Starting preschool can be a big transition for kids. Thankfully, there are plenty of books and magazine articles focused on getting children ready for preschool and making the transition a good one. Where, though, is the guidance for preschool parents? After all, we’re starting something new, too, and it can be a big change: new morning routines, drop-offs, pick-ups, permission forms (and tons of other forms) to keep organized, a plethora of new artwork to figure out what to do with, field trips, class parties, volunteering and teacher conferences. If you’re new to the experience, it sure can help to make a few new friends along the way who have the same questions or concerns. Here are five tips for meeting other preschool parents:
1) Be a joiner
It is not always easy to join groups, participate in activities, and just generally be social if you’re more introverted. Knowing it can be beneficial to meet other parents, many preschool planning committees make it easier by arranging class ‘meet and greets’ or school picnics. Go to these if your schedule allows because they are low pressure opportunities not only to get to know other parents but also to meet your child’s classmates, which is a good opportunity to put faces to the names you’ll be hearing from your child throughout the school year.
Not everyone has the flexibility in their schedule to volunteer but, if you do, volunteering can be a great way to meet other parents as well as get to know the teachers and staff better. Most preschools have a parent steering committee that plans fundraising events, family fun nights and educational opportunities. Offering to assist with these kinds of committees is a good way to get directly involved with your child’s preschool experience. Other volunteer opportunities include organizing class parties, which are often run by parents, and these can be great if you prefer working in smaller groups. Class field trips provide another opportunity to volunteer, and because they’re often planned weeks or months in advance, it makes it easier to adjust your schedule and plan ahead. Regardless of the time you have to give, whether it’s an hour or 20 hours, volunteering can be a rewarding way to meet other parents.
3) Go to a birthday party
Don’t be surprised if you start getting invites to lots of birthday parties for your child’s classmates. Many parents choose to have parties at fun places that will accommodate lots of kids so they include everyone. While you may not know anyone, your child will and the chances are good that she will have a blast with her little classmates.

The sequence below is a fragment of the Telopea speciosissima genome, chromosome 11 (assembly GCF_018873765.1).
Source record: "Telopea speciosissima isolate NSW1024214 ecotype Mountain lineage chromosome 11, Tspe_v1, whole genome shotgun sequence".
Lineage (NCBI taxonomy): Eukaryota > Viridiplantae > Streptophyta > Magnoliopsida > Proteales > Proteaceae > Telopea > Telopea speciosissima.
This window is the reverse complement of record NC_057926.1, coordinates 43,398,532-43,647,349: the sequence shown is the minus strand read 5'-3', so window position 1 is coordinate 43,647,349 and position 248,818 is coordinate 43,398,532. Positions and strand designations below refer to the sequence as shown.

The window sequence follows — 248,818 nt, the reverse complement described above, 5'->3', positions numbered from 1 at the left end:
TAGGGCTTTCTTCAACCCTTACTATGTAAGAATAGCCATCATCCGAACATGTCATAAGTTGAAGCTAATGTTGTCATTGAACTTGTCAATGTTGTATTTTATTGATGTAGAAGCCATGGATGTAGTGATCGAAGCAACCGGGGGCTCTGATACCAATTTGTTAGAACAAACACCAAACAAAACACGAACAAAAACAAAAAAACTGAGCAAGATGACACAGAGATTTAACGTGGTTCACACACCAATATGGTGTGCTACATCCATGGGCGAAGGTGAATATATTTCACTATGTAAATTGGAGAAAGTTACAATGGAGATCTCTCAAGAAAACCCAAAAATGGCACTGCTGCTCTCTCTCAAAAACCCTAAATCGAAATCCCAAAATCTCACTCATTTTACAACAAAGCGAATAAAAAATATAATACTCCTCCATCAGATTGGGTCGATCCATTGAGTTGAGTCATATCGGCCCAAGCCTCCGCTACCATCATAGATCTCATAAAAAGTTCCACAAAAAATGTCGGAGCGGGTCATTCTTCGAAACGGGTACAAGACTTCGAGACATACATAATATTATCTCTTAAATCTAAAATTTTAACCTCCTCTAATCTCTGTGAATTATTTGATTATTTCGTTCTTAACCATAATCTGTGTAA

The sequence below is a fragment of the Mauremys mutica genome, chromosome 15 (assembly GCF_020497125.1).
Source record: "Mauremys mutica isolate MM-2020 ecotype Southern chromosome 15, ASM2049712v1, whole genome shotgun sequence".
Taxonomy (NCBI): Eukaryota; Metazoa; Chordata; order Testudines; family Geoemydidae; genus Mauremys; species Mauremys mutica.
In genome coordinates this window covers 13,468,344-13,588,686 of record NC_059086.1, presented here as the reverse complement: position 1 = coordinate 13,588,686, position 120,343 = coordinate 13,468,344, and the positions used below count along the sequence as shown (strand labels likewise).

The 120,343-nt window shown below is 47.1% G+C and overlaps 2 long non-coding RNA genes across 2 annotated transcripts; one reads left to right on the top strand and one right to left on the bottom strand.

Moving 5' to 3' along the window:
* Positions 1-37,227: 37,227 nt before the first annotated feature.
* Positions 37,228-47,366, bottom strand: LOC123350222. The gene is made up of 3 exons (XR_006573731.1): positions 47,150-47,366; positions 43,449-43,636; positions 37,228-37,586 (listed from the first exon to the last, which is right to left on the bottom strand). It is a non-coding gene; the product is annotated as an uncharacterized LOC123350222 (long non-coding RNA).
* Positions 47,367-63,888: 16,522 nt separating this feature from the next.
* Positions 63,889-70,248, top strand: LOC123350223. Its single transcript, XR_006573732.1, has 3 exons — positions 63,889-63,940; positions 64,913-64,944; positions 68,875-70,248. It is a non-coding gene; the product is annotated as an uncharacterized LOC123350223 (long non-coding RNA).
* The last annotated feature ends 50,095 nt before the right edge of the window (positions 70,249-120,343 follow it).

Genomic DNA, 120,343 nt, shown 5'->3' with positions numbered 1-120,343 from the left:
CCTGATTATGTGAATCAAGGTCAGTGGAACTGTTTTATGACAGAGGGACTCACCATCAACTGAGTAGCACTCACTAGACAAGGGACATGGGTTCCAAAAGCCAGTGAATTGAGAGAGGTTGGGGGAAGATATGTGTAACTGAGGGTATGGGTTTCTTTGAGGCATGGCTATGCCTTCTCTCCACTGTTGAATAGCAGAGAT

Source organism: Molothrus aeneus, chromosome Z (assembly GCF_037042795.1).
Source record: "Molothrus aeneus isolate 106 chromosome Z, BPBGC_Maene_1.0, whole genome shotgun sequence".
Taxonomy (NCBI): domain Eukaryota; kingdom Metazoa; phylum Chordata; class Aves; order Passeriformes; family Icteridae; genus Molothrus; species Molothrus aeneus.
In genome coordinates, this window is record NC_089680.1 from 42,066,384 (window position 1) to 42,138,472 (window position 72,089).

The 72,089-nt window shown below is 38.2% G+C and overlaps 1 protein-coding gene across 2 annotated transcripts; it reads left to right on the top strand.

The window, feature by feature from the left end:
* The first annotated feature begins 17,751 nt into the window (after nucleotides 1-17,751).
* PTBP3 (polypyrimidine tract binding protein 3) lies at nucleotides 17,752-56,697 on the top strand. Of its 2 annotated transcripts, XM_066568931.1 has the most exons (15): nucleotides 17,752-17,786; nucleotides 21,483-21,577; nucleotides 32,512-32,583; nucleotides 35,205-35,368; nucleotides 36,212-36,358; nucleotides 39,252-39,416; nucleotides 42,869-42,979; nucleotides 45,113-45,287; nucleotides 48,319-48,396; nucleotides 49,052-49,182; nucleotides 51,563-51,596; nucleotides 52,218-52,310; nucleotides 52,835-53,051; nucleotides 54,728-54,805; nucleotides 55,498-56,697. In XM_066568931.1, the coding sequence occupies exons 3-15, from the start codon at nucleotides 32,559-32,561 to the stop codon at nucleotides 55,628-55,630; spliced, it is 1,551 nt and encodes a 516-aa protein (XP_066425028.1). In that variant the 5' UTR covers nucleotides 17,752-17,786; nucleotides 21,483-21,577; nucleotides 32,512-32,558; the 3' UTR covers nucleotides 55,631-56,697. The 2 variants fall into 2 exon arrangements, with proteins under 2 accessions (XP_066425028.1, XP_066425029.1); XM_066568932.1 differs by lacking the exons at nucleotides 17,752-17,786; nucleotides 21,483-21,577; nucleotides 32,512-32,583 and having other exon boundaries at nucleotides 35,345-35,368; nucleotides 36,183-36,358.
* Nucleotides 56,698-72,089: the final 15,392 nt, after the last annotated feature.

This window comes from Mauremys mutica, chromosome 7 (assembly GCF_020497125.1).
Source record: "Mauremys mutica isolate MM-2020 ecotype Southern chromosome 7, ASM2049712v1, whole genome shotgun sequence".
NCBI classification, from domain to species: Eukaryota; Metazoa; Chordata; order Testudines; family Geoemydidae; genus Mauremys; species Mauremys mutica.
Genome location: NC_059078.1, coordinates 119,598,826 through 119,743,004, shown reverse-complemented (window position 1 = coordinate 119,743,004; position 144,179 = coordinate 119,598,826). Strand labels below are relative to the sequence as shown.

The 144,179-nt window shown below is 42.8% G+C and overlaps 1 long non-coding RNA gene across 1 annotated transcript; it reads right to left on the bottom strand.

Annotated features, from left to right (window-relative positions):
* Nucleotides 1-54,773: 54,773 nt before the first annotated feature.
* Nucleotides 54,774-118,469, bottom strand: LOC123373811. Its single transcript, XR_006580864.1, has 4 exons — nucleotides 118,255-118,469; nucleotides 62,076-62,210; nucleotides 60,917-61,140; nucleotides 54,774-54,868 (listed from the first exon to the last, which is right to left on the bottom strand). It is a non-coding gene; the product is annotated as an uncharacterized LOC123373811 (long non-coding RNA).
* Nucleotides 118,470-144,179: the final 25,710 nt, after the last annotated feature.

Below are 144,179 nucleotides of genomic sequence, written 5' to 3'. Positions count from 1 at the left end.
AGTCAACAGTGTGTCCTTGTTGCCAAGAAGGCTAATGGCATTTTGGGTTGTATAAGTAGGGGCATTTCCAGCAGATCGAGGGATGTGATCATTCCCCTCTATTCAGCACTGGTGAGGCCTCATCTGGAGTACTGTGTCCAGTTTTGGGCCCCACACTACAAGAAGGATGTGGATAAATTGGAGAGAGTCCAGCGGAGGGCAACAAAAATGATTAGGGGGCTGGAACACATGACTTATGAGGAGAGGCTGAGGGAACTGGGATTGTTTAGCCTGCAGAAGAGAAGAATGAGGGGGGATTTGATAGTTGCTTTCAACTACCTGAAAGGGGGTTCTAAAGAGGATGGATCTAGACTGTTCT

When I went to my first birthday party, I knew maybe one other mom and it was a little awkward. I soon got over it when I realized how much fun the kids were having – and that several other parents had chosen to come, too, even though they didn’t know anyone. We all talked about our kids and school and, now, we’ll have some familiar faces to look for at the next birthday party. These events can be excellent ways to meet other parents, if you can just get past that initial “I don’t know anyone!” panic when you walk in the door.
4) Plan a playdate
It can be very beneficial for kids to play with each other outside of the classroom. In fact, if your child is particularly shy at school, try setting up a playdate with one or two of the classmates that your child talks about most. Another mom and I planned a playdate – just meeting outside to play and have lunch. Her daughter was having a little bit of a hard time adjusting to school because she was shy and didn’t know any of the other kids. Our children had so much fun and after the next school day, even the teachers commented on the change in the classroom. The shy classmate seemed happier in class, more involved and, according to her mom, she even looked forward to coming to school now that she had a special friend that she knew better. It doesn’t take much effort to send an email or make a flyer about meeting up at a local indoor playplace or the park. You may find that other parents are very receptive to the idea and that they appreciate the opportunity to get together in a relaxed setting outside of school. An added benefit: parents can bring siblings of all ages so it can be a family event and your other kids may just meet some playmates, too.
5) Smile and say hello
Okay, so you’re just not a really social person and you don’t have time to volunteer – what can you do? Simply try to be more present in the moment at drop-off and pick-up. Try to smile and give a friendly hello. It can be hectic and you can easily stay focused on yourself and your own kids, but if you take a moment to look around, you’re likely to see other parents who are willing or eager to chat. Even just a quick conversation with another parent can help ease the transition from a sea of unfamiliar faces into an ocean of possibilities.
Mandy Fields Yokim is a freelance writer who lives with her husband and two children.